Monday, August 14, 2006

Awash in Data

Our Blogswap guest post today comes from Frank Mulligan of recruit-china.com. He presents us with some common sense thinking on data and metrics. Thanks, Frank!

One of the more useful elements of service offerings like Exit Interviews is the hiring metrics that repeated, measured operations will generate.

But which hiring metrics?

We can always look to the net for information but checking out articles on the internet is not necessarily of much help to us here. Over the past 4-5 years I have noticed a distinct bias in articles on the issue of metrics, and little agreement. Different individuals or organizations emphasize different approaches to metrics and there is a strong tendency to emphasize one metric over another. In some cases it seems to be because it fits the author's business model. In other cases it seems to be a desire to evangelize a particular metric, or respond to a competing article.

As someone who has a need for these metrics I just carried on regardless, pinching a bit from here, and grabbing something else from there. The different metrics that I discovered along the way each taught me something different. Some taught me the most important lesson, and that is the limitation of metrics.

So in the end I altered my approach.

What I have learned is that when the price of capturing a metric approaches zero all data is equally valid. I thought this many years ago as well but expressed it as ‘just grab everything and let’s see what we can do with it.' Once you have the data you can turn it into information or knowledge later but if you don’t capture it you cannot do anything.

Data Sources

To reiterate, you can’t have too much data. Information and knowledge are a different thing. Fortunately, most Applicant Tracking Systems (ATS) or Talent Management Systems (TMS) capture data as part and parcel of the way they work. For example, when a recruiter sets up a job requisition the date and time is captured. Equally when that same recruiter screens the first candidate the date and time is captured again.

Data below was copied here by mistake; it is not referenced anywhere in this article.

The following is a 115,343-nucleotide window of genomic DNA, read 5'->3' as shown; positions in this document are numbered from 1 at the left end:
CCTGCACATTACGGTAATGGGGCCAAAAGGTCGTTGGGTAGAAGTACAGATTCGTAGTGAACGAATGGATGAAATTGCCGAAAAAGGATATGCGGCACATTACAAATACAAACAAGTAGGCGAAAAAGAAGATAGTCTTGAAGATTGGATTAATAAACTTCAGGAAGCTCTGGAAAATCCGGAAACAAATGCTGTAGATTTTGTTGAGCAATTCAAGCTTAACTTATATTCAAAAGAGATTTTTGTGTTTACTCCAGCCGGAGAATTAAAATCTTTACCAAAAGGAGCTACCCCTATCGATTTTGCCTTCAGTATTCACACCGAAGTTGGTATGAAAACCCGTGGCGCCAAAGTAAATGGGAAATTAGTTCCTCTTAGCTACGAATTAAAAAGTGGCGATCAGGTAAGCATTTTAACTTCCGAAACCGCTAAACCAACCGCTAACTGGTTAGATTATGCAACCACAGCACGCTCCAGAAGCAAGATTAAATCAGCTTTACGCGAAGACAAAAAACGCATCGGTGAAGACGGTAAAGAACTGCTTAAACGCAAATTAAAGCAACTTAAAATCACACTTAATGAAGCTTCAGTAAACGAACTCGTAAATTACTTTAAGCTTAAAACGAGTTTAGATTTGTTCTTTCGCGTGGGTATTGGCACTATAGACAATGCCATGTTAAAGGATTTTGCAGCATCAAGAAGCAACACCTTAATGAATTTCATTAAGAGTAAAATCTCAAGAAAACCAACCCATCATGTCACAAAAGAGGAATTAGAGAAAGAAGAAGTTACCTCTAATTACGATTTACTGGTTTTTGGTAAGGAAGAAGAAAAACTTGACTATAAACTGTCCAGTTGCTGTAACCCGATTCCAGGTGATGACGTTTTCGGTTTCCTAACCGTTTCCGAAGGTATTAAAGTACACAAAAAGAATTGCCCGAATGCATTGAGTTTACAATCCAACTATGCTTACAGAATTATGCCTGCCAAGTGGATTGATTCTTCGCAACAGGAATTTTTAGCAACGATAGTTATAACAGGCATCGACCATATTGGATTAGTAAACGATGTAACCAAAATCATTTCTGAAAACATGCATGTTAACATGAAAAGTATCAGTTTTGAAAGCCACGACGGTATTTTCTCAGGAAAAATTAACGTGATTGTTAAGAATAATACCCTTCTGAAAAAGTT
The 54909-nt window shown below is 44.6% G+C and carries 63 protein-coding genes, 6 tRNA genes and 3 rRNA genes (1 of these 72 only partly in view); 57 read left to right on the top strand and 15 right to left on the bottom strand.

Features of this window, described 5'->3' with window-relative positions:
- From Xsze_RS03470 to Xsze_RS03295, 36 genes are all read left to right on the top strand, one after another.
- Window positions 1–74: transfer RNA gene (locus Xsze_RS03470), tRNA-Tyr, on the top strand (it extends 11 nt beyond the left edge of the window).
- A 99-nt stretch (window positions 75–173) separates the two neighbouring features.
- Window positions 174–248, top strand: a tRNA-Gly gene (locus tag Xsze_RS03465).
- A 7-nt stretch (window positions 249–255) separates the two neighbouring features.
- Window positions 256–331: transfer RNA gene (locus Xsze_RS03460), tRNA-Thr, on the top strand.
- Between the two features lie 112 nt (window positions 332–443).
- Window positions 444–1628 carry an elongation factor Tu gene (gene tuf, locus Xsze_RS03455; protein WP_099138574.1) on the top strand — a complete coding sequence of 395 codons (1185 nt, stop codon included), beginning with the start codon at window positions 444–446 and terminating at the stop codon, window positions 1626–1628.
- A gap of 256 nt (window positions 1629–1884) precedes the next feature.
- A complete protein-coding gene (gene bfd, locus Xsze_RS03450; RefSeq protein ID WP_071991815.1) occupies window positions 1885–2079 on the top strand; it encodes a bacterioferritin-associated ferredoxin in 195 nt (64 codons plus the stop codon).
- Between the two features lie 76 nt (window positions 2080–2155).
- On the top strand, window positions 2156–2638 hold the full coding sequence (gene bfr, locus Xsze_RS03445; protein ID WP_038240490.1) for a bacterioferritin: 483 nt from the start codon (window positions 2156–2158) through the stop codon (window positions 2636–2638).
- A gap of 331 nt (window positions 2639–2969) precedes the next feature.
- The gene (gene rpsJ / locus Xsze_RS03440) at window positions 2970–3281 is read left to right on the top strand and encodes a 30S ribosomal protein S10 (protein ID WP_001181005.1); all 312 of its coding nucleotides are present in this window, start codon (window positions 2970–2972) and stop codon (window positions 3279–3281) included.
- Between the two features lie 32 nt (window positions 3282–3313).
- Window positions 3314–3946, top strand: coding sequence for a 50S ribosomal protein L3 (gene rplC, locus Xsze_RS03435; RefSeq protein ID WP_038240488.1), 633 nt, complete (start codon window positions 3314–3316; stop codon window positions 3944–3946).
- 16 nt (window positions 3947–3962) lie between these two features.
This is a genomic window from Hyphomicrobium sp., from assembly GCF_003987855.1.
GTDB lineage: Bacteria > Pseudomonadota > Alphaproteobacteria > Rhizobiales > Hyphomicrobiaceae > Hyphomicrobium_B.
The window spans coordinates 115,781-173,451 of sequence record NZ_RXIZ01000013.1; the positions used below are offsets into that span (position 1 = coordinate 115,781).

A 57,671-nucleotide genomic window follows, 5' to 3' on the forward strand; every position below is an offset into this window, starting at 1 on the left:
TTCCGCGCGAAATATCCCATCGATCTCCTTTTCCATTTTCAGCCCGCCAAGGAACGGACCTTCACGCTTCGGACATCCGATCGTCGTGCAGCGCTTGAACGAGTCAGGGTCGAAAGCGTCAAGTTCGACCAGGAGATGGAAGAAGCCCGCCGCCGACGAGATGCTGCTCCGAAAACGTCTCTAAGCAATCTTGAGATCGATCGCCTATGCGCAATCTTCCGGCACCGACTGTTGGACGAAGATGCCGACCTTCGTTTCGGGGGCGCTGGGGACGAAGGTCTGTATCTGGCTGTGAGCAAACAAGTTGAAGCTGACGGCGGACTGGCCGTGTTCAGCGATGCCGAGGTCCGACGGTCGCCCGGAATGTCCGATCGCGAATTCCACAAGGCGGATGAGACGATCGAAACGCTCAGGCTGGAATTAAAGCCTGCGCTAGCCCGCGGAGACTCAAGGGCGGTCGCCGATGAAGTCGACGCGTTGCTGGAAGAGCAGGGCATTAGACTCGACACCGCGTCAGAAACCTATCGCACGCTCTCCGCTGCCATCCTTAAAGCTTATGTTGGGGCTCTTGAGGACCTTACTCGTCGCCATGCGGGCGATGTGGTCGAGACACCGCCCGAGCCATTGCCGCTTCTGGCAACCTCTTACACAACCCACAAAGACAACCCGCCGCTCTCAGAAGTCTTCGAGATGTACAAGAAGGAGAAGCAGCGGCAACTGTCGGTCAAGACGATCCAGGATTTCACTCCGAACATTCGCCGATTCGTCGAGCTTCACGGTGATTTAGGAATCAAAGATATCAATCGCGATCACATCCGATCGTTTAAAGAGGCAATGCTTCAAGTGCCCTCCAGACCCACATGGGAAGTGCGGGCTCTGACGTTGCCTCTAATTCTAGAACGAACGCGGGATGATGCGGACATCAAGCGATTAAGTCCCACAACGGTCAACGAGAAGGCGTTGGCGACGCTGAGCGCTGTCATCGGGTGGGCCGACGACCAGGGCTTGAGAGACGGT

So immediately you have the basis of a metric called Time to Screen. You may not see a need for such a metric but the data for it is there anyway. And the price? Close to zero. (For offline systems data is difficult to capture and does not comply with the ‘all data is free’ rule. That’s a pity but given that there are free ATSs online it is no excuse for inactivity.)

For other, more useful metrics, the process is much the same, and the cost is equally low. All that is needed is that you export the information to a spreadsheet and create the necessary graphs. If you feel a little nervous at the prospect of pushing your knowledge of Excel to the limit check out Statistical Analysis with Excel for Dummies. Most of the tools that you need for statistical work are already available in Excel.

The good news is that having the data that you need does not in any way constrain the way you work with it. You are in the fortunate position of knowing what your final outcome is supposed to be. With this final outcome in mind it shouldn’t be so difficult to take the data you have and make a start towards turning it into the kind of metrics that you can use to drive your business.

If you are in a cost-down, high-volume, mass production environment then Time to Hire might be a good place to start. Equally if you are unsure of the efficacy or diligence of your recruiter you might consider the Time to Screen metric cited above. Or you could, and probably will, create your own metrics.

This is only the start and you still have more work to do of course. Your end-game solution requires you to iterate, check the metric, modify actions and behaviors, and repeat the whole hiring process. Once you start on this path the only thing that you can do is learn, and learn, and learn. That can’t be a bad thing. So dive in the deep end.

The alternative is to let all that free data to go to waste.

Copyright 2006. Frank Mulligan.

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